The Difference Between Passion and Anger

Adam Driver, left, and Matthew Rhys in “Look Back in Anger,” John Osborne's 1956 play.CreditSara Krulwich/The New York Times

Adam Driver, left, and Matthew Rhys in “Look Back in Anger,” John Osborne's 1956 play.CreditSara Krulwich/The New York Times

  • Chance Morgan

It’s safe to say that people in the world of theatre tend to have particularly strong feelings about the artform. Fans and critics can (and will) loudly and vehemently debate everything from the merits of a particular casting decision, to the trends of the day, to who deserves the Tony.

This is true of patrons, but especially true of professionals. We all know at least one person (often more than one) who takes it all far too personally. They may get offended by notes, or turn the tension of long hours into personal drama, or throw tantrums when they don’t get their way. At some point in their lives, the line between passion and rage became blurred or was wiped away entirely. To these people, those emotions are one and the same.

They may come from similar places, but they are absolutely not the same, and the difference is simple. Passion is constructive, rage is destructive. Passion is what inspires you to attend another audition, to power through tech week, to do it ‘once more, with feeling’. Passion is how we create art and build careers.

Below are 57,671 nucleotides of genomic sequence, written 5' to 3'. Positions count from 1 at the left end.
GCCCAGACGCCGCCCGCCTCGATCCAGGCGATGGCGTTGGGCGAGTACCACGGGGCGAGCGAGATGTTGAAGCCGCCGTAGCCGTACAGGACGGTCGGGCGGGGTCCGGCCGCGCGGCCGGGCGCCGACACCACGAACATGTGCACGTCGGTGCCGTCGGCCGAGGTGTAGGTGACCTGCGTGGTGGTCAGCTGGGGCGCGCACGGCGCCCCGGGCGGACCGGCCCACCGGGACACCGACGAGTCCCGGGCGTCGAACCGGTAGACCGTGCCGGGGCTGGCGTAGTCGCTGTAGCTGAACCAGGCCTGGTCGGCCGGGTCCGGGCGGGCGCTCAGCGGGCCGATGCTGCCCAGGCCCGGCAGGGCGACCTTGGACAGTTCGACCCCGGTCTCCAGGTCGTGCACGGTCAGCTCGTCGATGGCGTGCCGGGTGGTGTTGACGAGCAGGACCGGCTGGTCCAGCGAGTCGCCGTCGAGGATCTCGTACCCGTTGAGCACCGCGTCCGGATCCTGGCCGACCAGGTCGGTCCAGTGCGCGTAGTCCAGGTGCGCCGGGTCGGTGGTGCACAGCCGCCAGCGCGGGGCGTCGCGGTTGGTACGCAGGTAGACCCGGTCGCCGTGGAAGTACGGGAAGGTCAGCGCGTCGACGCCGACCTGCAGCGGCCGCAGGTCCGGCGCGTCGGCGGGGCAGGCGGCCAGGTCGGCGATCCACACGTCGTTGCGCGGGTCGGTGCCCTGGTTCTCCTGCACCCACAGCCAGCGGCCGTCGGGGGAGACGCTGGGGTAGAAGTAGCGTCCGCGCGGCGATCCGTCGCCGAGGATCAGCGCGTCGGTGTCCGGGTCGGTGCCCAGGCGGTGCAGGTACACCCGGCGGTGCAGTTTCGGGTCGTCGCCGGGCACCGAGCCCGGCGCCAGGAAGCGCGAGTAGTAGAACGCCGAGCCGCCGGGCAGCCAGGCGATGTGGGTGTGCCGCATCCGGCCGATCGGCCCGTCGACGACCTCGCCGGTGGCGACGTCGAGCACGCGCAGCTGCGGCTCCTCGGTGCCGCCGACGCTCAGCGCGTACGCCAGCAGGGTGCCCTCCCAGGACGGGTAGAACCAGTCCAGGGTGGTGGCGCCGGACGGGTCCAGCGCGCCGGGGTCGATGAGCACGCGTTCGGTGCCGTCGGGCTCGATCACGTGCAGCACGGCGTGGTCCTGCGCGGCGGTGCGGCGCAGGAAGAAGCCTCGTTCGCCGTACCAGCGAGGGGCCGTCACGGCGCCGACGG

Rage is how things get broken, plain and simple. It may feel cathartic in the moment to vent on social media, or smash something offstage, or yell at the intern who’s trying their best, but it doesn’t solve anything. Behavior like that is how professional connections are severed, how opinions are soured, and how everything gets a little bit harder from that point on. To reiterate: acting in anger doesn’t do anyone any good, especially not you.

I’ve seen a lot of rage in my years in the theatre, and I’ve seen it take a lot of forms. I’ve seen tantrums thrown over enormous catastrophes and over petty disagreements. I’ve been the recipient of rage, and I’ve been the one lashing out far more often than I’m proud of, so I offer some friendly advice.

When something makes you angry (as something inevitably will, since we’re all human), acknowledge the feeling, but set it aside until you can work through it constructively, or better yet, repurpose the energy. Practice a little longer, study a little harder, push yourself to new heights. If you get riled up, you have a choice of what to do with that energy. Don’t give in to anger, do something good with it instead.